Malcolm Gladwell sets out to prove two arguments in The Outliers:-

1. There is no such thing as an overnight success and
2. Stars are born AND made.

Throughout The Outliers, Gladwell looks at several case studies including The Beatles, Bill Gates, New York lawyer Joe Flom and others.

Gladwell argues that it is possible to take a successful person and predict their history in terms of where and when they were born, who their parents were in terms of cultural identity, and what type of school they attended.


While looking at successful Canadian hockey players, it was discovered that the best were born at a specific time of year. With other case studies, Gladwell succeeds in building the case that it definitely depends on when you were born as to whether you will be successful or not, in a range of endeavours.

He then goes on to examine the importance of cultural heritages including Jewish immigration and the ensuing rag trade boom, and the significance of rice fields on success in mathematics and other academic enterprises.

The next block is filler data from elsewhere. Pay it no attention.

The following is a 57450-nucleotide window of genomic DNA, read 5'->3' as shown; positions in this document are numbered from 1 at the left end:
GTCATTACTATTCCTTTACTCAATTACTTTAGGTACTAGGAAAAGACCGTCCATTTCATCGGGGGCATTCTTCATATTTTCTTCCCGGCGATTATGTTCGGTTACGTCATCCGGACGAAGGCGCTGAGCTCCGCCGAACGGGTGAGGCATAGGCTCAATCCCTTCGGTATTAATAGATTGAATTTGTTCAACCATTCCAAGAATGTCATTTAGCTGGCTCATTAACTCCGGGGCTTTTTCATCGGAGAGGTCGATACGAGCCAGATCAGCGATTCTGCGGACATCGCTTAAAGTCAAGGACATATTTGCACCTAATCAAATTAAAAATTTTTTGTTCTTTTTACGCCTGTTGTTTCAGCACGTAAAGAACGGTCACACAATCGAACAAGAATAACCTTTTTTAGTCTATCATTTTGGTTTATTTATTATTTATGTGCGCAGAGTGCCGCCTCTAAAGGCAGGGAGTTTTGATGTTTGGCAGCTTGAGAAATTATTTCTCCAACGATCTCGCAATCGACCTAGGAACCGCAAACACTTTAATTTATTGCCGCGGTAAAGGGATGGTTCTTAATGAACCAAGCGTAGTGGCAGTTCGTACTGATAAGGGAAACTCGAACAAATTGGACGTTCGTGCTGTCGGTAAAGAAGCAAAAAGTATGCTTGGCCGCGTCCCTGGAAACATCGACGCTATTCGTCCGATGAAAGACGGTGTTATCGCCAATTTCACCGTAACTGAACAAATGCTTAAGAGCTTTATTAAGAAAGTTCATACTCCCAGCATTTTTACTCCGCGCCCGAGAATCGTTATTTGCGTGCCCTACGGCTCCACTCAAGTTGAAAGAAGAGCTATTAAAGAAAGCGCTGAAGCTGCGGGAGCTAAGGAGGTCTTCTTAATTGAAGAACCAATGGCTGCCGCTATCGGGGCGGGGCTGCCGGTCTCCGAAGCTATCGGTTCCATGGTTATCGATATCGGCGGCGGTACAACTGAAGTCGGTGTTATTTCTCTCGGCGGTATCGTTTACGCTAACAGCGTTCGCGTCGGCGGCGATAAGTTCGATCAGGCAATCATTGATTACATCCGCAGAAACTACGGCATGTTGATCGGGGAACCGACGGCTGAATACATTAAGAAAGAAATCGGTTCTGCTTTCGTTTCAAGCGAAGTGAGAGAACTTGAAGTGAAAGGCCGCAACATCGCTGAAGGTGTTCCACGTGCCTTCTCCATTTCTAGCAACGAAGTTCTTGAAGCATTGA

Gladwell’s signature and most coined argument from The Outliers is the 10,000 hour rule. Using a collection of studies he suggests and proves that one will only be an outstanding success at anything once they have achieved 10,000 hours of practice and execution of their speciality.

Gladwell builds compelling arguments and makes one stand back and think about the nature of success. The information he provides and the argument he makes allows us to understand success retrospectively and to some extent predictively.

Cliff notes really don’t do this work any justice and it is a highly recommended read for anyone interested in the pathology of success.